Filed under:Fargo-St Cloud — posted by admin on December 9, 2010 @ 10:07 pm

We’ve been spending time in the CapX 2020 Fargo-St. Cloud transmission line hearing watching “flyovers” that the Applicants made using Google Earth.  And in looking for a way to get them spread around, well, they don’t work on email, too big… couldn’t post them here… SO, You Tube here we come:

Preferred Route Alexandria-Sauk Centre

Preferred Route Sauk Centre-Quarry

Route A Sauk Centre-Quarry

Route B Sauk Centre-Quarry

Route C Sauk Centre-Quarry

Route D Sauk Centre-Quarry

Route E Sauk Centre-Quarry

Route F Sauk Centre-Quarry

Route G Sauk Centre-Quarry

Route H Sauk Centre-Quarry

Flyovers of Fargo Route

Filed under:Fargo-St Cloud — posted by admin on December 8, 2010 @ 11:50 am

We got the CDs of the Fargo route flyovers, but they’re really big:

as-4-quarry-to-sauk-centre

as-5-quarry-to-sauk-centre

option-8-quarry-to-sauk-centre

option-10-quarry-to-sauk-centre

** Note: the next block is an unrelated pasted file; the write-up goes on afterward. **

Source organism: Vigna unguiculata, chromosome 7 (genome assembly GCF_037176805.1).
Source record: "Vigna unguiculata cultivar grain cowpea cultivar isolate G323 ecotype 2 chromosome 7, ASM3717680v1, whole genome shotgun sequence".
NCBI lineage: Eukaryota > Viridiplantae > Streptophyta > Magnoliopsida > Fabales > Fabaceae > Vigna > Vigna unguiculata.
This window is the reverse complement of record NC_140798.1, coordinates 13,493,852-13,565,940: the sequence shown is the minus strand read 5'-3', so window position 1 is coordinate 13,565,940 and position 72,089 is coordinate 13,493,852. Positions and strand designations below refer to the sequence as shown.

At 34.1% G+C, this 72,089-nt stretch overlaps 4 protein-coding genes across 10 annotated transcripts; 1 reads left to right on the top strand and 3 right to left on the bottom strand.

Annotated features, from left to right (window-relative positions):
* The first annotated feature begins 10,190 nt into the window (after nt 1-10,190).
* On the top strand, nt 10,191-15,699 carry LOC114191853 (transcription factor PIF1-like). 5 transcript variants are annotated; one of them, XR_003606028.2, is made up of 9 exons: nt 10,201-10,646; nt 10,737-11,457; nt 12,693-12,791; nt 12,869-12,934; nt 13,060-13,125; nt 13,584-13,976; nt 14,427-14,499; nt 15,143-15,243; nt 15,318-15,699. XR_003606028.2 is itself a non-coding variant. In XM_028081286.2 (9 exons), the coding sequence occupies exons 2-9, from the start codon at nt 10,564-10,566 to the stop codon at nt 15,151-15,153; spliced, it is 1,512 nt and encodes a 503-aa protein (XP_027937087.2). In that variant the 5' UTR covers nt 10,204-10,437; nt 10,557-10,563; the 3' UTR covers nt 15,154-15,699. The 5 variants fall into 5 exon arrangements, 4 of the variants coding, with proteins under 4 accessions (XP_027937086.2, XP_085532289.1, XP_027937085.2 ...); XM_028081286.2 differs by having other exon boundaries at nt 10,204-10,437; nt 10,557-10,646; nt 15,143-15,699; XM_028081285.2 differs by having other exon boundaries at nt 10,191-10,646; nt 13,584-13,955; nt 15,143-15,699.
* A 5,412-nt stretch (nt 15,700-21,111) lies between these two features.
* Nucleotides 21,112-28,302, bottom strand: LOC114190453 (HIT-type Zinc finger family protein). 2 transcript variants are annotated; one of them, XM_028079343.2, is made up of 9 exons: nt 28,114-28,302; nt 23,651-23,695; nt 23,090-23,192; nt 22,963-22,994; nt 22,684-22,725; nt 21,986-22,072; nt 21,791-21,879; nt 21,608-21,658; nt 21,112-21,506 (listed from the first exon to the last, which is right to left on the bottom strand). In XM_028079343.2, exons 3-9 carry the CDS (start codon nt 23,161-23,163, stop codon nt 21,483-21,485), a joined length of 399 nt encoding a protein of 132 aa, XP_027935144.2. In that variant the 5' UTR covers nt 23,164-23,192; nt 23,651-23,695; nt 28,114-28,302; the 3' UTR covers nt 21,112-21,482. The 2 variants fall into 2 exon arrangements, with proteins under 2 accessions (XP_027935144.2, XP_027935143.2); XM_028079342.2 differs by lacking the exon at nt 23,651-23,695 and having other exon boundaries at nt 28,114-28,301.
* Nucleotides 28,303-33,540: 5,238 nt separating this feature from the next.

option-11-quarry-to-sauk-centre

option-12-quarry-to-sauk-centre

And all the rest are TOO BIG!!!

The ongoing saga of the Fargo-St. Cloud transmission line

Filed under:Fargo-St Cloud — posted by admin on December 7, 2010 @ 10:35 pm

Here’s last Tuesday’s last minute surprise testimony that the CapX 2020 proponents filed:

Surrebuttal of Dan Kline

Surrebuttal of Peter Valberg

And upon receiving that, I fired off a letter requesting leave to file responsive testimony with exhibits, it’s only fair, they filed NEW testimony on something that they should have anticipated, and timed it so we couldn’t address it:

December 1, 2010 NoCapX, U-CAN & NoRCA Letter Requesting Leave to File Responsive Surrebuttal

Nope, on Wednesday at Paul’s Pair-A-Dice in Albany, Judge Heydinger said NO, and suggested I look at the Prehearing Order, OK, fine, so I did, and found that she’d specifically ordered that  “Any new affirmative matter that is not offered in reply to another party’s direct case will not be allowed in rebuttal testimony and exhibits.”  Hmmmmmmm… after that “NO” I let my cohorts know that I’d be filing an Objection.